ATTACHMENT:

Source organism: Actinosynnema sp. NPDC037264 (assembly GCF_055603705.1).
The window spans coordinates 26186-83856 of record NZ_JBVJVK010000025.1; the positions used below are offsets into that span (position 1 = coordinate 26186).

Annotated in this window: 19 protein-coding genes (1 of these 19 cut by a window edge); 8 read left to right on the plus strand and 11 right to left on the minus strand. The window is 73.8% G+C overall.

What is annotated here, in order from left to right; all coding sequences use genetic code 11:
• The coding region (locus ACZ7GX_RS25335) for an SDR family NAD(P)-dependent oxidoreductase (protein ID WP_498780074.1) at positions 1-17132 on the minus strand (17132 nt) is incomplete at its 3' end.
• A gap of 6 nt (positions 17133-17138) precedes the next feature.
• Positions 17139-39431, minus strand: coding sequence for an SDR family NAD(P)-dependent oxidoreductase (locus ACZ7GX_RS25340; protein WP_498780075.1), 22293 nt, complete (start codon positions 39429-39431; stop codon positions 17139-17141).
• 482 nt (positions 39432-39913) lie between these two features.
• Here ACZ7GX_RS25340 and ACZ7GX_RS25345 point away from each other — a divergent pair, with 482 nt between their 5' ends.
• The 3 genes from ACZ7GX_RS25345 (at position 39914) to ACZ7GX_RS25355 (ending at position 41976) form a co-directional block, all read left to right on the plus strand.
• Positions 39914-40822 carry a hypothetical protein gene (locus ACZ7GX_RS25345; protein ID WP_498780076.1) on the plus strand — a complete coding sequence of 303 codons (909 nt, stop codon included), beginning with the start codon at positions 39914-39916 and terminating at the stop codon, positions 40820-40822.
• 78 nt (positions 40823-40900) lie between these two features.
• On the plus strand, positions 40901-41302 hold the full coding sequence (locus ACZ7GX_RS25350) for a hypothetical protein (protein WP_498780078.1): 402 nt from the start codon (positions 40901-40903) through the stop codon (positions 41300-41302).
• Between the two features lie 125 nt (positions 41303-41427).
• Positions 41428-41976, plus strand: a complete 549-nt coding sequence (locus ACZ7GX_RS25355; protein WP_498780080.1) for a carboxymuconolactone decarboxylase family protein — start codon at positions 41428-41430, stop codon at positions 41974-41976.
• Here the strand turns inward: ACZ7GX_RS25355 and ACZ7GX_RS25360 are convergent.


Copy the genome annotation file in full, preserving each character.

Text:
Source organism: Actinosynnema sp. NPDC037264 (assembly GCF_055603705.1).
The window spans coordinates 26186-83856 of record NZ_JBVJVK010000025.1; the positions used below are offsets into that span (position 1 = coordinate 26186).

Annotated in this window: 19 protein-coding genes (1 of these 19 cut by a window edge); 8 read left to right on the plus strand and 11 right to left on the minus strand. The window is 73.8% G+C overall.

What is annotated here, in order from left to right; all coding sequences use genetic code 11:
• The coding region (locus ACZ7GX_RS25335) for an SDR family NAD(P)-dependent oxidoreductase (protein ID WP_498780074.1) at positions 1-17132 on the minus strand (17132 nt) is incomplete at its 3' end.
• A gap of 6 nt (positions 17133-17138) precedes the next feature.
• Positions 17139-39431, minus strand: coding sequence for an SDR family NAD(P)-dependent oxidoreductase (locus ACZ7GX_RS25340; protein WP_498780075.1), 22293 nt, complete (start codon positions 39429-39431; stop codon positions 17139-17141).
• 482 nt (positions 39432-39913) lie between these two features.
• Here ACZ7GX_RS25340 and ACZ7GX_RS25345 point away from each other — a divergent pair, with 482 nt between their 5' ends.
• The 3 genes from ACZ7GX_RS25345 (at position 39914) to ACZ7GX_RS25355 (ending at position 41976) form a co-directional block, all read left to right on the plus strand.
• Positions 39914-40822 carry a hypothetical protein gene (locus ACZ7GX_RS25345; protein ID WP_498780076.1) on the plus strand — a complete coding sequence of 303 codons (909 nt, stop codon included), beginning with the start codon at positions 39914-39916 and terminating at the stop codon, positions 40820-40822.
• 78 nt (positions 40823-40900) lie between these two features.
• On the plus strand, positions 40901-41302 hold the full coding sequence (locus ACZ7GX_RS25350) for a hypothetical protein (protein WP_498780078.1): 402 nt from the start codon (positions 40901-40903) through the stop codon (positions 41300-41302).
• Between the two features lie 125 nt (positions 41303-41427).
• Positions 41428-41976, plus strand: a complete 549-nt coding sequence (locus ACZ7GX_RS25355; protein WP_498780080.1) for a carboxymuconolactone decarboxylase family protein — start codon at positions 41428-41430, stop codon at positions 41974-41976.
• Here the strand turns inward: ACZ7GX_RS25355 and ACZ7GX_RS25360 are convergent.